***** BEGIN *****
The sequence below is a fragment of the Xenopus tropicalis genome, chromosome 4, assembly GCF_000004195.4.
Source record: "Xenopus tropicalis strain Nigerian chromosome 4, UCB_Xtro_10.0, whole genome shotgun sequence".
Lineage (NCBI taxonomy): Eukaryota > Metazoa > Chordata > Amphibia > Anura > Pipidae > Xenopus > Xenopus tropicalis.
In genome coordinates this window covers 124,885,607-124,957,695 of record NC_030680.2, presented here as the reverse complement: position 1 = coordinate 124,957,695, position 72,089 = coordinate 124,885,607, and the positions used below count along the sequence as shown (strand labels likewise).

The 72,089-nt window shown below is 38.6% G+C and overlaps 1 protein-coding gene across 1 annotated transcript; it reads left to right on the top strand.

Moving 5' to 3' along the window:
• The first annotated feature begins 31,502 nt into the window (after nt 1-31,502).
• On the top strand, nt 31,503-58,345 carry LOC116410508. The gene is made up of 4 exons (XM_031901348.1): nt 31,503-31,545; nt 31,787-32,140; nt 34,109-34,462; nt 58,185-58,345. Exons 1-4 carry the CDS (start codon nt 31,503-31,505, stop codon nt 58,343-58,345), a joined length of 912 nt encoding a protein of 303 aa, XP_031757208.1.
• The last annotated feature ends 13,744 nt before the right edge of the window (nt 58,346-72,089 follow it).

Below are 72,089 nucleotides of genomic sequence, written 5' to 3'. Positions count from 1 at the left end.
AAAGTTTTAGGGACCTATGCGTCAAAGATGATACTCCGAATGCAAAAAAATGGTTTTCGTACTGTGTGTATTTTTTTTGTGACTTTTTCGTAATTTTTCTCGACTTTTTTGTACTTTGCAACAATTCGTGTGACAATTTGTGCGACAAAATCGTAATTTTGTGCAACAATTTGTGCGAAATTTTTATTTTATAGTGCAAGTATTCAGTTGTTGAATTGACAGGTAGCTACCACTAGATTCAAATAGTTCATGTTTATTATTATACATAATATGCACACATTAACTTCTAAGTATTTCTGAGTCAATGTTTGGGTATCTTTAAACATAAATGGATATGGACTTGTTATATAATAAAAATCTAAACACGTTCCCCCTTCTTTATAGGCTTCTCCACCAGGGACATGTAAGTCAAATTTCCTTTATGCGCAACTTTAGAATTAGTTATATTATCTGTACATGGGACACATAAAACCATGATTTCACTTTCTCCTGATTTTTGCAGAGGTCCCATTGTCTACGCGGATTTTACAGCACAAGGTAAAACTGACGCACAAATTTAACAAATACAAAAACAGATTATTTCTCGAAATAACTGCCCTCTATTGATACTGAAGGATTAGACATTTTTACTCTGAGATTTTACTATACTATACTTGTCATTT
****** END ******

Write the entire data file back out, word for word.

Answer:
The sequence below is a fragment of the Xenopus tropicalis genome, chromosome 4, assembly GCF_000004195.4.
Source record: "Xenopus tropicalis strain Nigerian chromosome 4, UCB_Xtro_10.0, whole genome shotgun sequence".
Lineage (NCBI taxonomy): Eukaryota > Metazoa > Chordata > Amphibia > Anura > Pipidae > Xenopus > Xenopus tropicalis.
In genome coordinates this window covers 124,885,607-124,957,695 of record NC_030680.2, presented here as the reverse complement: position 1 = coordinate 124,957,695, position 72,089 = coordinate 124,885,607, and the positions used below count along the sequence as shown (strand labels likewise).

The 72,089-nt window shown below is 38.6% G+C and overlaps 1 protein-coding gene across 1 annotated transcript; it reads left to right on the top strand.

Moving 5' to 3' along the window:
• The first annotated feature begins 31,502 nt into the window (after nt 1-31,502).
• On the top strand, nt 31,503-58,345 carry LOC116410508. The gene is made up of 4 exons (XM_031901348.1): nt 31,503-31,545; nt 31,787-32,140; nt 34,109-34,462; nt 58,185-58,345. Exons 1-4 carry the CDS (start codon nt 31,503-31,505, stop codon nt 58,343-58,345), a joined length of 912 nt encoding a protein of 303 aa, XP_031757208.1.
• The last annotated feature ends 13,744 nt before the right edge of the window (nt 58,346-72,089 follow it).

Below are 72,089 nucleotides of genomic sequence, written 5' to 3'. Positions count from 1 at the left end.
AAAGTTTTAGGGACCTATGCGTCAAAGATGATACTCCGAATGCAAAAAAATGGTTTTCGTACTGTGTGTATTTTTTTTGTGACTTTTTCGTAATTTTTCTCGACTTTTTTGTACTTTGCAACAATTCGTGTGACAATTTGTGCGACAAAATCGTAATTTTGTGCAACAATTTGTGCGAAATTTTTATTTTATAGTGCAAGTATTCAGTTGTTGAATTGACAGGTAGCTACCACTAGATTCAAATAGTTCATGTTTATTATTATACATAATATGCACACATTAACTTCTAAGTATTTCTGAGTCAATGTTTGGGTATCTTTAAACATAAATGGATATGGACTTGTTATATAATAAAAATCTAAACACGTTCCCCCTTCTTTATAGGCTTCTCCACCAGGGACATGTAAGTCAAATTTCCTTTATGCGCAACTTTAGAATTAGTTATATTATCTGTACATGGGACACATAAAACCATGATTTCACTTTCTCCTGATTTTTGCAGAGGTCCCATTGTCTACGCGGATTTTACAGCACAAGGTAAAACTGACGCACAAATTTAACAAATACAAAAACAGATTATTTCTCGAAATAACTGCCCTCTATTGATACTGAAGGATTAGACATTTTTACTCTGAGATTTTACTATACTATACTTGTCATTT